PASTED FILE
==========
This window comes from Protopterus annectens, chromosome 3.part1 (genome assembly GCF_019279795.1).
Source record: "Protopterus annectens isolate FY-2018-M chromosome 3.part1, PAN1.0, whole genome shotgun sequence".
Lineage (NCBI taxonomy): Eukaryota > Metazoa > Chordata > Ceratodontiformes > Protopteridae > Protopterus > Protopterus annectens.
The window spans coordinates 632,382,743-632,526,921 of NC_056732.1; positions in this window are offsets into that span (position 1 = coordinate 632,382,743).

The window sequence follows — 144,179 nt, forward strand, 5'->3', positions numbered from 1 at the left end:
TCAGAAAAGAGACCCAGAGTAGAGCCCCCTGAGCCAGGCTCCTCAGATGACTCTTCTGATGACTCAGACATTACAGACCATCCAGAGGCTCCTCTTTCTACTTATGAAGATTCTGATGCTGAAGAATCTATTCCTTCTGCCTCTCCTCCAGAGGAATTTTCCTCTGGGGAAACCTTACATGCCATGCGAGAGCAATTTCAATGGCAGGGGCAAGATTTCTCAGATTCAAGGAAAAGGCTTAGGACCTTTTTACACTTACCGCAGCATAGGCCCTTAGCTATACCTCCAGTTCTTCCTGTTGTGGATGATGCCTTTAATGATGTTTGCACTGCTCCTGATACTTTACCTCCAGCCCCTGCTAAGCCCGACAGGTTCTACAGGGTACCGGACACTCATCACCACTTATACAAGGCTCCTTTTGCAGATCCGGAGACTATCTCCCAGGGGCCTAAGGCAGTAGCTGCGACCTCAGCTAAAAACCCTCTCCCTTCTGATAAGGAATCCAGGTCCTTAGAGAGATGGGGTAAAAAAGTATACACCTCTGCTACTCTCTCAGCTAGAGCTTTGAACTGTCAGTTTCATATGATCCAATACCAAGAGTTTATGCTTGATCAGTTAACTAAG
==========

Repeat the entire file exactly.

This window comes from Protopterus annectens, chromosome 3.part1 (genome assembly GCF_019279795.1).
Source record: "Protopterus annectens isolate FY-2018-M chromosome 3.part1, PAN1.0, whole genome shotgun sequence".
Lineage (NCBI taxonomy): Eukaryota > Metazoa > Chordata > Ceratodontiformes > Protopteridae > Protopterus > Protopterus annectens.
The window spans coordinates 632,382,743-632,526,921 of NC_056732.1; positions in this window are offsets into that span (position 1 = coordinate 632,382,743).

The window sequence follows — 144,179 nt, forward strand, 5'->3', positions numbered from 1 at the left end:
TCAGAAAAGAGACCCAGAGTAGAGCCCCCTGAGCCAGGCTCCTCAGATGACTCTTCTGATGACTCAGACATTACAGACCATCCAGAGGCTCCTCTTTCTACTTATGAAGATTCTGATGCTGAAGAATCTATTCCTTCTGCCTCTCCTCCAGAGGAATTTTCCTCTGGGGAAACCTTACATGCCATGCGAGAGCAATTTCAATGGCAGGGGCAAGATTTCTCAGATTCAAGGAAAAGGCTTAGGACCTTTTTACACTTACCGCAGCATAGGCCCTTAGCTATACCTCCAGTTCTTCCTGTTGTGGATGATGCCTTTAATGATGTTTGCACTGCTCCTGATACTTTACCTCCAGCCCCTGCTAAGCCCGACAGGTTCTACAGGGTACCGGACACTCATCACCACTTATACAAGGCTCCTTTTGCAGATCCGGAGACTATCTCCCAGGGGCCTAAGGCAGTAGCTGCGACCTCAGCTAAAAACCCTCTCCCTTCTGATAAGGAATCCAGGTCCTTAGAGAGATGGGGTAAAAAAGTATACACCTCTGCTACTCTCTCAGCTAGAGCTTTGAACTGTCAGTTTCATATGATCCAATACCAAGAGTTTATGCTTGATCAGTTAACTAAG